This disease is invariably fatal, and there is no effective treatment in Western veterinary medicine. It would be valuable to explore whether TCVM is able to help this cow and provide alternative therapy options.

TCVM Treatment

Day 1 (August 30th, 2013): Aqua Acupuncture (AA) was performed at the following points as shown in the table below, each with 5 mL of Vitamin B12.

She was fed Bermuda/Dallis grass hay and 10 pounds of 12% protein grain daily and her appetite remained excellent. At the re-check (24 hours post-treatment), she had firm, fairly normal stool.

Day 5 (September 3rd, 2013): In addition to the previous Aqua Acupuncture treatment, Electro-acupuncture Therapy (EAP) was performed as shown in the table below.


Day 32 (September 30th, 2013): On this day she weighed 589 pounds, a gain of 31 pounds.  Only acupunctured GV-1, and a small metal ball was implanted at this point using a microchip gun.

Day 39 (October 7th, 2013): She weighed 576 pounds on this day.  She still had a healthy appetite and her energy increased noticeably. Her feces firmed up in the days immediately after the Day 5 treatment, but had become runny in the last few days. Dry needled GV-1, BL-20 bilaterally, BL-21 bilaterally, BL-23, BL-24 and BL-25. The newly added point BL-24 is the “Sea of Qi”, used for Qi Deficiency, diarrhea and abdominal pain. BL-25 is the back Shu Association point for the Large Intestine, used for diarrhea and abdominal pain.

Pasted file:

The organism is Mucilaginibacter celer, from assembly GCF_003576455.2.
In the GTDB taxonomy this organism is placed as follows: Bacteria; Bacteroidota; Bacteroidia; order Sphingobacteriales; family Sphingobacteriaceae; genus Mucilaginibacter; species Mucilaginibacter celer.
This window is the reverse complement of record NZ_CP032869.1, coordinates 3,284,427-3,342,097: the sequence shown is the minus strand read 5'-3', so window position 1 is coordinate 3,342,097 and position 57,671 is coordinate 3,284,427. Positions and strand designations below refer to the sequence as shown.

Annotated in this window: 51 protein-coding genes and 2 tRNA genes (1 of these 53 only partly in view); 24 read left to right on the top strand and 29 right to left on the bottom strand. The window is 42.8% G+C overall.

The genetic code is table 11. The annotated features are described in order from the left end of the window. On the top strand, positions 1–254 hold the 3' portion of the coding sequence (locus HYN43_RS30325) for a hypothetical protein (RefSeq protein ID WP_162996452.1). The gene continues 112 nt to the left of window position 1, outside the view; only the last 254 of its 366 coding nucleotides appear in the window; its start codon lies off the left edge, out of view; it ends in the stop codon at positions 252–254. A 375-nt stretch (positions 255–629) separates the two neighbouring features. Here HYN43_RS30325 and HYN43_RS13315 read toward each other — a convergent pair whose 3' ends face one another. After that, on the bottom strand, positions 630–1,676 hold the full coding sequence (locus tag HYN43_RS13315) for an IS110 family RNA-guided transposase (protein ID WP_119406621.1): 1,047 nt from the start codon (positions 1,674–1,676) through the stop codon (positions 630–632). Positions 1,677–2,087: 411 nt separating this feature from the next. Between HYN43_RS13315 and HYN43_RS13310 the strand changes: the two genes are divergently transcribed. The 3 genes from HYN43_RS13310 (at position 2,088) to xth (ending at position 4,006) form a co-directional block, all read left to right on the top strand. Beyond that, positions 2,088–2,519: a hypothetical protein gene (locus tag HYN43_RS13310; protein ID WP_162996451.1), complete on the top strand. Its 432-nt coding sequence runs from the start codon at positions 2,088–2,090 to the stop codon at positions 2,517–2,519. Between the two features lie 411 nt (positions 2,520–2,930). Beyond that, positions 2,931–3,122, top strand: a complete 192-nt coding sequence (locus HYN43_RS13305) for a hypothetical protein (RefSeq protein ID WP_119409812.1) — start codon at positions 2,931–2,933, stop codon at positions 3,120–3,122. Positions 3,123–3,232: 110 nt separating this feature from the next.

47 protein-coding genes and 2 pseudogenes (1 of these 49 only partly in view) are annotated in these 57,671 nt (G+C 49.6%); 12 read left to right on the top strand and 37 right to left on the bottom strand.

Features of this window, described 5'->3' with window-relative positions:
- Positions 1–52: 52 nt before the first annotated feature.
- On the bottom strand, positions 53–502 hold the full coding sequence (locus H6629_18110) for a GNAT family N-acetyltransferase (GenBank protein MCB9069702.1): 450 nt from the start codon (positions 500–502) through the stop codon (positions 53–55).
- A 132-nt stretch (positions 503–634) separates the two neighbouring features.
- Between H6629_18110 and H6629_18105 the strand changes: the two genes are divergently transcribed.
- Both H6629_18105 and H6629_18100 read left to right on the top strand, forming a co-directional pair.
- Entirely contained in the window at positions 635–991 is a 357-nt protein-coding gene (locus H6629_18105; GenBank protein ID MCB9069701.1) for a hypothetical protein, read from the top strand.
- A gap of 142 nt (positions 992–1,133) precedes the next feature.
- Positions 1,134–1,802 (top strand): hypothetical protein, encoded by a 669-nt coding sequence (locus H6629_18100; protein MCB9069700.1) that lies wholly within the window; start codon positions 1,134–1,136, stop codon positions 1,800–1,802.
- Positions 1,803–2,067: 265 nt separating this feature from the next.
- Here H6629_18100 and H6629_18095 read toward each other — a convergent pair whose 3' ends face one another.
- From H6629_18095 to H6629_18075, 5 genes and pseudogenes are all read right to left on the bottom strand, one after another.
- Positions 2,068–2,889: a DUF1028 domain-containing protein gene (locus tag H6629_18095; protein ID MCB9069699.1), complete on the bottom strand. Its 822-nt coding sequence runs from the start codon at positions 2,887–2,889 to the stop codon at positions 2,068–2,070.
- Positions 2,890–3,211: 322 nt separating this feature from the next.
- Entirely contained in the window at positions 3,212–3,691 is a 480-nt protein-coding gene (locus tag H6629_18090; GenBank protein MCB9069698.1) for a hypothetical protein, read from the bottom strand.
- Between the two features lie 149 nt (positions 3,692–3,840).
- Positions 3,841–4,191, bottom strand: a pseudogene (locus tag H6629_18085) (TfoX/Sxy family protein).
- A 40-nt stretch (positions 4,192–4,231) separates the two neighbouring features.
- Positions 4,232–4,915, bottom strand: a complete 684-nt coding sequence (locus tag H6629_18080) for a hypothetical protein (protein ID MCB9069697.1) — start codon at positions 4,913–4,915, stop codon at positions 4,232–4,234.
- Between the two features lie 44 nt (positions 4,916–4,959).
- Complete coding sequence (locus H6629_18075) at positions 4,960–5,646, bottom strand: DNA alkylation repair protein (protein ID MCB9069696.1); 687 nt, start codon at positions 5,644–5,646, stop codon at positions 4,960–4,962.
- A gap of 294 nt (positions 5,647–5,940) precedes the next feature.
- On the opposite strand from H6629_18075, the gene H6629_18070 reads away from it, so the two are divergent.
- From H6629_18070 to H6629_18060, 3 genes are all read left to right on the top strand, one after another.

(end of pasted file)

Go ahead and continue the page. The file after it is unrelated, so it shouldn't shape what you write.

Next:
Day 58(October 25th, 2013): She weighed 574 pounds on this day. Dry needled GV-1, BL-20 bilaterally, BL-21 bilaterally, BL-23 and BL-25.

Day 61 (October 28th, 2013): I began feeding the cow Epimedium Formula for her Kidney Jing Deficiency and Four Gentlemen to tonify her Qi and strengthen her Spleen.

Day 68 (November 4th, 2013): She weighed 610 lb (35 pound gain) on this day and her feces were firm. Dry needled GV-1, BL-20 bilaterally, BL-21 bilaterally, BL-25 and BL-54. The point BL-54 is added to prevent muscle atrophy.

Day 83 (November 19th, 2013): The cow weighed in at 614 lb (4 pound gain) on this day. She continued to eat well and had well-formed stools. Her Shen was excellent and she had a large amount of energy. Dry needled GV-1. Electro-acupunctured BL-20 bilaterally and BL-21 bilaterally.

  

Discussion

TCVM definitely helped this cow with her fight against the Johne’s Disease. She seemed more energetic after every treatment and with the addition of herbals. While this integrative therapy might not be a complete cure for Johne’s Disease, she started to have a more comfortable life with a strengthening immune system and boosted Spleen Qi.  I will continue to treat her with TCVM.

I feel that the practical use of TCVM in the food animal industry has been grossly under-recognized. The increased desire for less drug residues and more humane treatment of livestock invites more open-minded exploration and TCVM has a great potential in this area.